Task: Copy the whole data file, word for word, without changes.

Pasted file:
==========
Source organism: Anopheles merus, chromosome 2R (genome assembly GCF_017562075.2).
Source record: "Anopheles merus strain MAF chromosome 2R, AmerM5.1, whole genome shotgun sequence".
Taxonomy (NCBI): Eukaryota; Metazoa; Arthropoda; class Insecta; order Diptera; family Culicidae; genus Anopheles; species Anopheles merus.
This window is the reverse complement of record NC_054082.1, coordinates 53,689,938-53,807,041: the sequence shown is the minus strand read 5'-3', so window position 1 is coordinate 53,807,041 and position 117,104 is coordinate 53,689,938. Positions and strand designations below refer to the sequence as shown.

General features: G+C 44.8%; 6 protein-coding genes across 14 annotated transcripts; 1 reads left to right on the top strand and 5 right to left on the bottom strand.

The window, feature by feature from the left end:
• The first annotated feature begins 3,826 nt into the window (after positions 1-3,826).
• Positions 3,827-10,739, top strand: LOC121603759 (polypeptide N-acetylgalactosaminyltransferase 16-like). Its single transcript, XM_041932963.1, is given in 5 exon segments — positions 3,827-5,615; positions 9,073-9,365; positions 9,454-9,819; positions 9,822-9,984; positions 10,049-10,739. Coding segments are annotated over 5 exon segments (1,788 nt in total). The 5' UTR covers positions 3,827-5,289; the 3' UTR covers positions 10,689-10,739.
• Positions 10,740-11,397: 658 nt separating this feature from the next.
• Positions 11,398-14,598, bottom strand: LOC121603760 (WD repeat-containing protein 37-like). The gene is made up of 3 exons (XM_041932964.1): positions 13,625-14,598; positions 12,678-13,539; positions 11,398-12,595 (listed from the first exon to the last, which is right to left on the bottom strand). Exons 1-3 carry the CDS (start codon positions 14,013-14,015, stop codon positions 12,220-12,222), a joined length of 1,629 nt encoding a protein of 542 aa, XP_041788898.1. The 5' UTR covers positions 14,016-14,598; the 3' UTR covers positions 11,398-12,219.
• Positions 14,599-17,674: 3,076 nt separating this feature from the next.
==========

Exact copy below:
Source organism: Anopheles merus, chromosome 2R (genome assembly GCF_017562075.2).
Source record: "Anopheles merus strain MAF chromosome 2R, AmerM5.1, whole genome shotgun sequence".
Taxonomy (NCBI): Eukaryota; Metazoa; Arthropoda; class Insecta; order Diptera; family Culicidae; genus Anopheles; species Anopheles merus.
This window is the reverse complement of record NC_054082.1, coordinates 53,689,938-53,807,041: the sequence shown is the minus strand read 5'-3', so window position 1 is coordinate 53,807,041 and position 117,104 is coordinate 53,689,938. Positions and strand designations below refer to the sequence as shown.

General features: G+C 44.8%; 6 protein-coding genes across 14 annotated transcripts; 1 reads left to right on the top strand and 5 right to left on the bottom strand.

The window, feature by feature from the left end:
• The first annotated feature begins 3,826 nt into the window (after positions 1-3,826).
• Positions 3,827-10,739, top strand: LOC121603759 (polypeptide N-acetylgalactosaminyltransferase 16-like). Its single transcript, XM_041932963.1, is given in 5 exon segments — positions 3,827-5,615; positions 9,073-9,365; positions 9,454-9,819; positions 9,822-9,984; positions 10,049-10,739. Coding segments are annotated over 5 exon segments (1,788 nt in total). The 5' UTR covers positions 3,827-5,289; the 3' UTR covers positions 10,689-10,739.
• Positions 10,740-11,397: 658 nt separating this feature from the next.
• Positions 11,398-14,598, bottom strand: LOC121603760 (WD repeat-containing protein 37-like). The gene is made up of 3 exons (XM_041932964.1): positions 13,625-14,598; positions 12,678-13,539; positions 11,398-12,595 (listed from the first exon to the last, which is right to left on the bottom strand). Exons 1-3 carry the CDS (start codon positions 14,013-14,015, stop codon positions 12,220-12,222), a joined length of 1,629 nt encoding a protein of 542 aa, XP_041788898.1. The 5' UTR covers positions 14,016-14,598; the 3' UTR covers positions 11,398-12,219.
• Positions 14,599-17,674: 3,076 nt separating this feature from the next.